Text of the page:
1. Community
April 21, 2015updated 28 Jul 2021 2:51pm

How measuring brainwaves could improve cities

By Barbara Speed

Here’s a deceptively difficult question to answer: “Why do we go where we go?”

Until now, the tools we use to measure the way people move about have been purely quantitative – in effect, limited to counting footsteps. That’s led to an unquestioned assumption among those who make maps that the quickest route to our destination is usually the best: we have no idea whether a route makes people happy or sad, or whether the shortest route may actually be the most disconcerting, noisy or frightening.

In the past few years, though, this has begun to change. Last year, Yahoo! and the University of Torino, Italy, carried out a study in which they developed “happy”, “beautiful”, and “quiet” routes by collecting responses to an online photo survey. Tellingly, participants who tried out the routes didn’t seem bothered about whether the routes took slightly longer to complete. There are apps which get you lost on purpose, too, like Dérive – an “exploration of urban space in a random unplanned way”. Even so, we’re reliant on survey answers and anecdotal evidence for information about how routes and spaces affect people.

But thanks to the work of Panos Mavros, a PhD student at UCL, we might be edging closer to changing that. The data that he’s collecting from neuroscience could tell us how to create better routes, and even how to design better cities.

Mavros studied as an architect, but now spends a lot of his time dealing with electrodes. When I visited his office at the Bartlett Centre for Advanced Spatial Analysis (CASA) the first thing he did was get out a black cap laced with wires and small plastic rings, and make me try it on.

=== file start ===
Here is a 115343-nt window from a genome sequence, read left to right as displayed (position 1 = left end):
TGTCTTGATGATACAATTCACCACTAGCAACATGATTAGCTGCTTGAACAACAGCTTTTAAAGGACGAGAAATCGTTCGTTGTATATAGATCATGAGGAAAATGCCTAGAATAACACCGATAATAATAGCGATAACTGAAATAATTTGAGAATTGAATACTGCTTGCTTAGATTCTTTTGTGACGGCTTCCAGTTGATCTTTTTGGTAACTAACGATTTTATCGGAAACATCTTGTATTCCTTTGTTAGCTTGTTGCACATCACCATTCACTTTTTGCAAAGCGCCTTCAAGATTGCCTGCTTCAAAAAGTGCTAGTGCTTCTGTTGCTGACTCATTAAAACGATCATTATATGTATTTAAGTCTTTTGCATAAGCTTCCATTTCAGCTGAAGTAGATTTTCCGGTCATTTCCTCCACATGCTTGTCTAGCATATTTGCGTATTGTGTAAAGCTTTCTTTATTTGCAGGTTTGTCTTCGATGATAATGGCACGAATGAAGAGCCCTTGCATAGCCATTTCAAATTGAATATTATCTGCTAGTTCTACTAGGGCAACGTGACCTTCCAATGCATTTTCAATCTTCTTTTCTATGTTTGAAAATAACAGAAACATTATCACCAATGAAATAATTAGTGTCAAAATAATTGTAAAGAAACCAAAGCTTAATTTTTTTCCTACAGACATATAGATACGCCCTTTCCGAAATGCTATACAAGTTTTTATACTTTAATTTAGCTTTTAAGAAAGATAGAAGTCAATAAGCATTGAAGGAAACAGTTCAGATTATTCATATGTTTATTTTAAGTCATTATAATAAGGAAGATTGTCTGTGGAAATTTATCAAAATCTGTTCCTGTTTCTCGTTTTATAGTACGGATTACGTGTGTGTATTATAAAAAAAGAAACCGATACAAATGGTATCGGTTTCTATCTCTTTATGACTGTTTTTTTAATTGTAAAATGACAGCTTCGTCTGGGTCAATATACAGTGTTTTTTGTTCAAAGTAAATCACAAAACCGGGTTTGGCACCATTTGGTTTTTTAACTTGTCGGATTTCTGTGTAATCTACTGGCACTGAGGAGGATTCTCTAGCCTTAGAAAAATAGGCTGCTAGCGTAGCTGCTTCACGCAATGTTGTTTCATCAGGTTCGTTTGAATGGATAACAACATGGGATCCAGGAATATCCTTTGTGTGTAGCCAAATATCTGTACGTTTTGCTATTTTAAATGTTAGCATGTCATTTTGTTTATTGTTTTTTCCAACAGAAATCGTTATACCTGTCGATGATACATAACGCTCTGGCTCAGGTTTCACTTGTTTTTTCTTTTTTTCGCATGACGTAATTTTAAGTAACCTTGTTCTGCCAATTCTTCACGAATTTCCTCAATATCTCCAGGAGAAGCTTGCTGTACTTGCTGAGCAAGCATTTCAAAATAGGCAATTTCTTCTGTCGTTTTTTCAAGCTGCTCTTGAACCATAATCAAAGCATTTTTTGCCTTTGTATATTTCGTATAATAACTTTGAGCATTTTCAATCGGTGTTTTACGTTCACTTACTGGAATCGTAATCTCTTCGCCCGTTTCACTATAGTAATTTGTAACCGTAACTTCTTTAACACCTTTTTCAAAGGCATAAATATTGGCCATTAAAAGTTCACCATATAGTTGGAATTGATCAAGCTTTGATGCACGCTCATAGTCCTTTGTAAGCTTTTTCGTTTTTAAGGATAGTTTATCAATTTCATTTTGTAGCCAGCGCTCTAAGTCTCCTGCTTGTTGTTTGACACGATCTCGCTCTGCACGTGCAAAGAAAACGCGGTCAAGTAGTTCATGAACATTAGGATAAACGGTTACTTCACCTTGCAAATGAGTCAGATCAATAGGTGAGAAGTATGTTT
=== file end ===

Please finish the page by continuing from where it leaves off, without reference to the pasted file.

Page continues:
Image: author’s own.

Content from our partners
The key role of heat network integration in creating one of London’s most sustainable buildings
The role of green bonds in financing the urban energy transition
The need to grow London's EV infrastructure at speed and scale

His PhD project, he says, began with a simple question:  “Why do people walk on particular streets – why are there more people on Tottenham Court Road than Gower Street, say, even though both routes go to Tottenham Court Road station?”  

His attempts to answer that question led him to electroencephalography (EEG): technology like that wiry cap, which allows scientists to collect information from the brain – how confused or agitated it is, for example – while participants undertake particular tasks.

Until now, various factors have kept this kind of experimentation in the lab: previous models were attached by wires to a big metal box (“you couldn’t really carry it around with you”). On top of that, it’s much harder to analyse data collected in a sense-overloading place like Tottenham Court Road than it would be in a controlled lab.

But scientists are gradually realising that data collected in a clinical environment may not actually be that useful. As Mavros puts it: “Studies found that when you’re moving around in space, it does have an effect on you – it activates different neural pathways. So scientists realised that we need more integrated experimental designs, even if that increases the complexity of analysis.”